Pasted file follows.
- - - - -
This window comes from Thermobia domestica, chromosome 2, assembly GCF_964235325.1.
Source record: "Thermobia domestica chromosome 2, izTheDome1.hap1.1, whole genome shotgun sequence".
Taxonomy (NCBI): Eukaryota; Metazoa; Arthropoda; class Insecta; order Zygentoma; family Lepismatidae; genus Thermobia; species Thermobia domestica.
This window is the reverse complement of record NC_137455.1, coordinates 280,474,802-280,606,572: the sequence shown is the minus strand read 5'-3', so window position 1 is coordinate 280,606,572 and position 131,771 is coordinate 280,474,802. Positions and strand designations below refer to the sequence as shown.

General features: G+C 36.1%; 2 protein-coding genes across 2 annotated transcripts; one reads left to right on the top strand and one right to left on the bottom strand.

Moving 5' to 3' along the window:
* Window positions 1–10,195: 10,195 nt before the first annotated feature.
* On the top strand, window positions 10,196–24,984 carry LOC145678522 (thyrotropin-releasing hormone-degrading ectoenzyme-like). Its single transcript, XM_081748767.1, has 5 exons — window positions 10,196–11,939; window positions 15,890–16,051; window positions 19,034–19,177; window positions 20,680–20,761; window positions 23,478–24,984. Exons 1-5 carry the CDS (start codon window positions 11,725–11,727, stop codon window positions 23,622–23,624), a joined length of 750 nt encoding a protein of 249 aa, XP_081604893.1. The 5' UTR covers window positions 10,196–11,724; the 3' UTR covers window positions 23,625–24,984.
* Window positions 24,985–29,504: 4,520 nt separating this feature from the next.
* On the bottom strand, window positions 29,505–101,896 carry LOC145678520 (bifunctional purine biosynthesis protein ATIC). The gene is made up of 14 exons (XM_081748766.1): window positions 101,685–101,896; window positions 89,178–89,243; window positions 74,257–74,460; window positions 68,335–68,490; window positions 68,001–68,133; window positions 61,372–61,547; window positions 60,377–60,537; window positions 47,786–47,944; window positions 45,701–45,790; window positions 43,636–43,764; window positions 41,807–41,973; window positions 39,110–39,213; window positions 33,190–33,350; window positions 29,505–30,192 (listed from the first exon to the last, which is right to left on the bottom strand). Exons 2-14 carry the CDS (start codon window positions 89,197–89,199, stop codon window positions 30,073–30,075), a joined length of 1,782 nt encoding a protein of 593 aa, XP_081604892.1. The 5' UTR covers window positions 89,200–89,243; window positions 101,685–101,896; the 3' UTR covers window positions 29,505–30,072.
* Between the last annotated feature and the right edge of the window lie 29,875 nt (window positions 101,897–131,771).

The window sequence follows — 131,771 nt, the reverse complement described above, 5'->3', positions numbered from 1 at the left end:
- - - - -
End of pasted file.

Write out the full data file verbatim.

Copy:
This window comes from Thermobia domestica, chromosome 2, assembly GCF_964235325.1.
Source record: "Thermobia domestica chromosome 2, izTheDome1.hap1.1, whole genome shotgun sequence".
Taxonomy (NCBI): Eukaryota; Metazoa; Arthropoda; class Insecta; order Zygentoma; family Lepismatidae; genus Thermobia; species Thermobia domestica.
This window is the reverse complement of record NC_137455.1, coordinates 280,474,802-280,606,572: the sequence shown is the minus strand read 5'-3', so window position 1 is coordinate 280,606,572 and position 131,771 is coordinate 280,474,802. Positions and strand designations below refer to the sequence as shown.

General features: G+C 36.1%; 2 protein-coding genes across 2 annotated transcripts; one reads left to right on the top strand and one right to left on the bottom strand.

Moving 5' to 3' along the window:
* Window positions 1–10,195: 10,195 nt before the first annotated feature.
* On the top strand, window positions 10,196–24,984 carry LOC145678522 (thyrotropin-releasing hormone-degrading ectoenzyme-like). Its single transcript, XM_081748767.1, has 5 exons — window positions 10,196–11,939; window positions 15,890–16,051; window positions 19,034–19,177; window positions 20,680–20,761; window positions 23,478–24,984. Exons 1-5 carry the CDS (start codon window positions 11,725–11,727, stop codon window positions 23,622–23,624), a joined length of 750 nt encoding a protein of 249 aa, XP_081604893.1. The 5' UTR covers window positions 10,196–11,724; the 3' UTR covers window positions 23,625–24,984.
* Window positions 24,985–29,504: 4,520 nt separating this feature from the next.
* On the bottom strand, window positions 29,505–101,896 carry LOC145678520 (bifunctional purine biosynthesis protein ATIC). The gene is made up of 14 exons (XM_081748766.1): window positions 101,685–101,896; window positions 89,178–89,243; window positions 74,257–74,460; window positions 68,335–68,490; window positions 68,001–68,133; window positions 61,372–61,547; window positions 60,377–60,537; window positions 47,786–47,944; window positions 45,701–45,790; window positions 43,636–43,764; window positions 41,807–41,973; window positions 39,110–39,213; window positions 33,190–33,350; window positions 29,505–30,192 (listed from the first exon to the last, which is right to left on the bottom strand). Exons 2-14 carry the CDS (start codon window positions 89,197–89,199, stop codon window positions 30,073–30,075), a joined length of 1,782 nt encoding a protein of 593 aa, XP_081604892.1. The 5' UTR covers window positions 89,200–89,243; window positions 101,685–101,896; the 3' UTR covers window positions 29,505–30,072.
* Between the last annotated feature and the right edge of the window lie 29,875 nt (window positions 101,897–131,771).

The window sequence follows — 131,771 nt, the reverse complement described above, 5'->3', positions numbered from 1 at the left end: